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Monday, May 09, 2011


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Arcadia Codesmith

There are a multitude of roleplaying communities that are increasingly disenchanted with the constraints placed upon them by the MMO genre.

Second Life could profit by tapping that market, but it's going to take more than marketing.

Specifically, we need some mechanism for instancing multiple large zones on an on-demand basis, optimized script handling for autonomous mobiles (this would also help with the pet overpopulation problem), and most of all, we need it at a price point within the reach of hobbyist game designers.

It wouldn't hurt to have a consumer-grade integrated tool set as well.

Tall order? Yes. But we're looking at a near future where Facebook will be carrying immersive 3D environments, with third-party hosting costs ranging from low to free.

The time to strike is NOW! (Well, actually, the time to strike was a couple years ago, but NOW might still work. Maybe.)

Emperor Norton

Arcadia Codesmith@ "There are a multitude of roleplaying communities that are increasingly disenchanted with the constraints placed upon them by the MMO genre."

Yes, the typical MMO looks much better than SL ever could, has better music, better game play but forget doing anything but ridding their plot train and killing things. SL let's you make role play be something more than grinding for gear.

Ciaran Laval

Indeed Emperor Norton, the huge advantage with Second Life is the open ended plots, it's something LL should get their heads around.

@Arcadia, I'd love to see instancing in SL, that has massive potential.

Nalates Urriah

Instancing... I'm curious how the term is being used in relation to SL.

Role Play and MMO's in SL are very different from the dedicated MMO's like WoW. Once one is playing in SL's MMOG's it is very hard to go back to the restrictive games like Wow or Uru.

RP in SL is very advanced and very dependent on players to abide by the rules. The rules can be easily broken. (Don't use the mini-map or radar to hunt down your enemy - right thats gonna happen)

Land of NoR in SL is an MMOG I am enchanted with. If the DCS rp/combat meter would ever stabilize I would try playing more. They have to continually round up new players and get them into a mentoring system, which they do very well. But, noobs can disrupt things and I think a massive inflow of new players would make such a game unplayable.

In other MMOG's the rules are enforced by the game system. So, I am not sure whether the SL MMOG's can be mass marketed without significant changes to SL.

Emperor Norton

Nalates Urriah @ "But, noobs can disrupt things and I think a massive inflow of new players would make such a game unplayable."

Well keep in mind life is like that. Sometimes things just change leaving the old plots hanging because of outside influences. After SL role play I find fiction in movies and books hard to accept because the writers always make it so "neat".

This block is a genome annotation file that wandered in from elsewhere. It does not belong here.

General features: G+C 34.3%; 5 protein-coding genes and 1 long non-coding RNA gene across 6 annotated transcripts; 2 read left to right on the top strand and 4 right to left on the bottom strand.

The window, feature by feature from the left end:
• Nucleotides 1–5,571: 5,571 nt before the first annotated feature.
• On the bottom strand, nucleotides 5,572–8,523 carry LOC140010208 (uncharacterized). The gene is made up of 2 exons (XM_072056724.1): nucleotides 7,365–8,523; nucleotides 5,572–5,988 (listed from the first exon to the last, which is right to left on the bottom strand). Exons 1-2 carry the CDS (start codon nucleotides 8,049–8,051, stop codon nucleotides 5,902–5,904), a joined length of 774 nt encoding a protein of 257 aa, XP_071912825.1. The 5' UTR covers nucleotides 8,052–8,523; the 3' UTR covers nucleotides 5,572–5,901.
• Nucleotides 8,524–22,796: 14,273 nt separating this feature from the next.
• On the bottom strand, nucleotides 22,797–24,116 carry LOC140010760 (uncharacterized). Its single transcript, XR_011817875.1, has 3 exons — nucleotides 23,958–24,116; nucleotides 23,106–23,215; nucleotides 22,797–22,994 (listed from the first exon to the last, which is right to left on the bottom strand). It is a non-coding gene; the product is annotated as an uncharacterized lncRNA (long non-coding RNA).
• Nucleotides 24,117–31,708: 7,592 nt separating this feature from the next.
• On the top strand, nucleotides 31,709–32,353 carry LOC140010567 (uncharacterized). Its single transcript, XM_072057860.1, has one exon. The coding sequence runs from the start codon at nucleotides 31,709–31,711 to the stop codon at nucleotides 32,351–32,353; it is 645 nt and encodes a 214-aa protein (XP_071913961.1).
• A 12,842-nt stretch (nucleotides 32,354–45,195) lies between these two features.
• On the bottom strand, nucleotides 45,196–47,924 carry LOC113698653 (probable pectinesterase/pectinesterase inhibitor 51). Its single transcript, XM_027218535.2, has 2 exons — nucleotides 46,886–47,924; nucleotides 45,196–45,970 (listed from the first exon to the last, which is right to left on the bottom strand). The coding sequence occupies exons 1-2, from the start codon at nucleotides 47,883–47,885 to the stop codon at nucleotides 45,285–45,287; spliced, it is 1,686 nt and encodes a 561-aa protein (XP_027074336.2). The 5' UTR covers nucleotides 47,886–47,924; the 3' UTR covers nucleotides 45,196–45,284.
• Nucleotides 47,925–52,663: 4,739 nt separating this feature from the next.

Arcadia Codesmith

@Ciaran: If LL isn't looking seriously at implementing instancing already, they really should.

Beyond the potential for creating large RPG spaces on-demand that don't compete for resources with the static world, instancing provides a degree of privacy and security that you just can't get in the persistent world. There's no way to enter or even see into an instance without permission.

(You could make the technical argument that what I'm advocating isn't really "instancing" per se, but it's a useful term for on-demand zones.)

The way I see it working with a residential area: when nobody is on the sim, it goes into warm storage - ready to load at a moment's notice, but not actively running.

When a person 'ports to the sim, it loads. You see the land -- much less densely packed than it is at present, because with more efficient allocation of resources you can afford to give each person more space and "waste" prims on landscaping common areas.

But you only see the exterior shells of houses. The interiors are instanced seperately and keyed to the resident and invited guests. They only run when somebody's there.

Consequently, the "interior" might be much larger than the exterior, and you could expand it without any issues from inholders, griefer-gougers, speculating flippers and obtuse neighbors.

Imagine the housing system of EverQuest II, Dark Age of Camelot, Lord of the Rings Online, or even Free Realms. Now blow the doors off it with Second Life's unparalleled creative flexibility.

That's what I'm talkin' about.

Ciaran Laval

@Arcadia, LL have certainly discussed sims going to sleep when nobody is on them, the stumbling block has always been how long it takes a sim to come back online.

However instancing does indeed go beyond that and I agree, there's potential for better privacy for folk, the inside of the building can be instanced which would provide much improved privacy for those who seek it.

shockwave yareach

Another problem with Instancing is that there are some things that need to keep running even when nobody is there. The Magic Box, for instance. If you instance a sim then the Magic Box (and the sim) aren't there for any deliveries to be made.

One proposal made years ago was to have "magic doors" which take people up to 7000' and have the interior of homes rezzed there. But the negative of this is that windows would then not allow anyone to see their pretty landscaping.

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